The problem living in temporary accommodation

adulting, housing, youngmum

During mid pregnancy, I moved into the housing system. Since then I have moved three times, living in three different types of temporary accommodations. On a journey that can feel lonely I have met people from all walks of life, in the same situation.

I am most definitely grateful that I have a roof over my head although want to share with you some of the issues and feelings that has impacted me and many others since living in temporary accommodation.

You are constantly feeling uncertain

The biggest problem with the housing system is how uncertain the whole thing is.

There are areas that make us feel safer than others, areas were would like to raise our kids. Some of us would rather live on the ground flood and others, like me fear lifts. The point I am trying to make is that we all have different preferences.

The world is our oyster and although we do have the option to live anywhere in the world, it often feels like that is stripped away from our right as human beings within the housing system.

Just because we don’t have the money for a house deposit right now doesn’t mean we should be excluded from having a say of preference when finding a home for our family.

It is nearly impossible for you to move to a different borough out of preference, yet families are being moved across and out of London. The government takes advantage at the fact that people have nowhere else to go, therefore compelling families to forcefully start anew.

You feel restricted

Living in temporary accommodation can also have you stuck in a rut of restriction. Feeling hopeless to better your current situation. Depending on where your housing has placed you.

A lot of people who work, feel obliged to leave their jobs as a way of bettering their housing situation. This is because families are being moved to live in private rented properties, with ridiculously high rent. Not to mention council tax, other bills and never forgetting food.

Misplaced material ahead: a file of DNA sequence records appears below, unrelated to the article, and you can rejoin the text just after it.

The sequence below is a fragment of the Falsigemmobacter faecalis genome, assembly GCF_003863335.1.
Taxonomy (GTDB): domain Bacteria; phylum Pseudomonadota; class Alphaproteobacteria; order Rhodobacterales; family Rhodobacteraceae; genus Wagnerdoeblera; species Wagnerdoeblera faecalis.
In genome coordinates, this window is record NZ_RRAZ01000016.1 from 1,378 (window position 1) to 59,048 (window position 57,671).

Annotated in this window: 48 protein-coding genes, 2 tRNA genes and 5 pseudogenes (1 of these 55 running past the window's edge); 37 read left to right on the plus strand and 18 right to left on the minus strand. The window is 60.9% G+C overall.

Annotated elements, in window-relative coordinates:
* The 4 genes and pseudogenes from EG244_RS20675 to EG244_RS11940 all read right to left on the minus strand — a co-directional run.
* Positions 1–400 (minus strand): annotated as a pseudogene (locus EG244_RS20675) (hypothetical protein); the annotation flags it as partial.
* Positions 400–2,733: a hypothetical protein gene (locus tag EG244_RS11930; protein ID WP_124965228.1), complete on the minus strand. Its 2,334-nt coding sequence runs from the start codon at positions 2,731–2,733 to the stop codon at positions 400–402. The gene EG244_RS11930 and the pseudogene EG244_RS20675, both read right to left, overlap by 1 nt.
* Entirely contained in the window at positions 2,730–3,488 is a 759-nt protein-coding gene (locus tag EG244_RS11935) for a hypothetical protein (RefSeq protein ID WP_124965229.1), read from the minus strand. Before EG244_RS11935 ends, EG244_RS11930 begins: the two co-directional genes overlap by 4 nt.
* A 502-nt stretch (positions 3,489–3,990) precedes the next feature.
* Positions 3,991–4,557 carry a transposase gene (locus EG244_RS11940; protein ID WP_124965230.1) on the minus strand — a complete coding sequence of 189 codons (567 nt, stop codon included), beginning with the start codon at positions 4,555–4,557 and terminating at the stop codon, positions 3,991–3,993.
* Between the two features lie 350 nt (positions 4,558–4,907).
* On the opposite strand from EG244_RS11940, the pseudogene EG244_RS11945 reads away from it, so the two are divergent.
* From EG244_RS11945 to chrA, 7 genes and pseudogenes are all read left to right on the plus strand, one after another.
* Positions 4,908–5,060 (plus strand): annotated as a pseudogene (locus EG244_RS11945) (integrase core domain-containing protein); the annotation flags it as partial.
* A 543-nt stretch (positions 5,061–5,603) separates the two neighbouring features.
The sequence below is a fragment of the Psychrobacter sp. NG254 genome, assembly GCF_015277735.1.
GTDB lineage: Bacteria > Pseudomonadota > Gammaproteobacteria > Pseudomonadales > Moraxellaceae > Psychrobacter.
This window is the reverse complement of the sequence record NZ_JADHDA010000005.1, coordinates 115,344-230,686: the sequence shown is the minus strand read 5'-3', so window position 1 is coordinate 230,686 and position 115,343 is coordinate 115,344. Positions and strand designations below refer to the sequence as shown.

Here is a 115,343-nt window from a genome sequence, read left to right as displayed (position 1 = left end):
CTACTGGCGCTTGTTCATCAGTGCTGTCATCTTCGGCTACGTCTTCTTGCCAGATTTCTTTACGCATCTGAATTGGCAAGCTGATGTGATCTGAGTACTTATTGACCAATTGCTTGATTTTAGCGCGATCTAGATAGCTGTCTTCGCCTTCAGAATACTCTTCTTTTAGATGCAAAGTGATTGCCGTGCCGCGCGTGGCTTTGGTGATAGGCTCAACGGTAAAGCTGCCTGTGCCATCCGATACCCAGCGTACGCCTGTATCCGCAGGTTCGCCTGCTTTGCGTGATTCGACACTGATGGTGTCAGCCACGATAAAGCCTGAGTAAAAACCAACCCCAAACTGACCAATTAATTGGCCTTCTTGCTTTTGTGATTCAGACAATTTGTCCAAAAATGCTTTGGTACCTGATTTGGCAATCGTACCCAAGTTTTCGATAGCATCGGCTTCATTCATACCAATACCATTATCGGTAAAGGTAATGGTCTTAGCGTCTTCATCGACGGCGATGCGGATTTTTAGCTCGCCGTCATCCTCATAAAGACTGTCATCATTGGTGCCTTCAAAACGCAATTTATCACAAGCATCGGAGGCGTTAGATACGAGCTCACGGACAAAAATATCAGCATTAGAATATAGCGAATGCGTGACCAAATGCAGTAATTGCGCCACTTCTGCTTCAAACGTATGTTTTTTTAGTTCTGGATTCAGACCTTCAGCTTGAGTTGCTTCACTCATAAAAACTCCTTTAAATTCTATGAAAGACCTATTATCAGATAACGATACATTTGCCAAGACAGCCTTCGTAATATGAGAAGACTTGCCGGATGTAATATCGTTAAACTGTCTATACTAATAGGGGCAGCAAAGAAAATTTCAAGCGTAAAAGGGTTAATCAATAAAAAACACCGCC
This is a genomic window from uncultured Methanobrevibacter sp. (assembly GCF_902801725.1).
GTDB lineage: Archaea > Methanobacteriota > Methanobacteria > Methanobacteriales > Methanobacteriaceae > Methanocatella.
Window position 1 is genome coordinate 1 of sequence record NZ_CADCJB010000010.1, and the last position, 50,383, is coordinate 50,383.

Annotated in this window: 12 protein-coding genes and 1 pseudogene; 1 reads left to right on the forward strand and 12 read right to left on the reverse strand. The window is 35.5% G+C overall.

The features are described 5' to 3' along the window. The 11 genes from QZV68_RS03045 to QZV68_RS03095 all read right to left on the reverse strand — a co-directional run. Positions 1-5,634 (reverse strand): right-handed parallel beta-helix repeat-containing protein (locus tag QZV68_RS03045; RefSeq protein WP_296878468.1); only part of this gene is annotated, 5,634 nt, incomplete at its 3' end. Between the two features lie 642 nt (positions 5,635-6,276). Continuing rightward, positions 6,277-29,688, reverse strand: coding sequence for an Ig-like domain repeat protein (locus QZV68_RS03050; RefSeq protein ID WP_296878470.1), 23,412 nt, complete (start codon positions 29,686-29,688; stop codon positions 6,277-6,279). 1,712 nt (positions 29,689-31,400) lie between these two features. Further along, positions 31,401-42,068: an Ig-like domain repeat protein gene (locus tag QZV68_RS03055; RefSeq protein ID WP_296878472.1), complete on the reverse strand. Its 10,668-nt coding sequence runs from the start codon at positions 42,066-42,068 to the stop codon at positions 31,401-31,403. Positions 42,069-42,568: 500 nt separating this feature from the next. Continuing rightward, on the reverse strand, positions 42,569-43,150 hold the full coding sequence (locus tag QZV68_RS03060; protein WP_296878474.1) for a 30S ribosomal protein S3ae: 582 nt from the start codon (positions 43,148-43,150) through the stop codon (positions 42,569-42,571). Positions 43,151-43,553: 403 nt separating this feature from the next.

I know you may be thinking this contradicts the purpose of working to maintain an income and take responsibility, which the government claims to promote.

Although individuals are deliberately placed in vulnerable positions, as if they work over a certain number of hours (usually 16), they are responsible to pay the extremely high charging rent of their private accommodation and receive minimum help from the government.

This then becomes a vicious cycle trying to keep up with payments, unable to maintain savings and making it impossible to clear any previous debts. If anything, this causes more debt to accumulate.

Which leads me onto my next point.

Mental health

With options at a minimum and years of bidding and waiting, id be surprised if someone told me they hadn’t been through a time of mental drainage. It’s a damaging cycle as people with mental health before living in temporary accommodation can find it harder to cope, making your mental health worse and also causing mental health.

‘If wherever you’re living feels unsafe, uncomfortable or insecure, you might constantly feel stressed, anxious, panicked or depressed.’ (mind.org)

For me the journey hasn’t been easy especially moving during pregnancy and dealing with mental health previously, there are many other factors like money problems, low self esteem and problems working or studying that you may not have known your living situation can affect. The mental health charity, Mind explains this in more detail.

Its important that if your going through a time of mental strain to find ways that allows you release mental pressure.

My intention for this post as sceptical as I was to share, is to bring awareness of some of the feelings over 84,704 others are facing. If you are in this situation I hope this post gives you comfort to remind you that you are not alone.

Sending you positive vibes always.

Rens x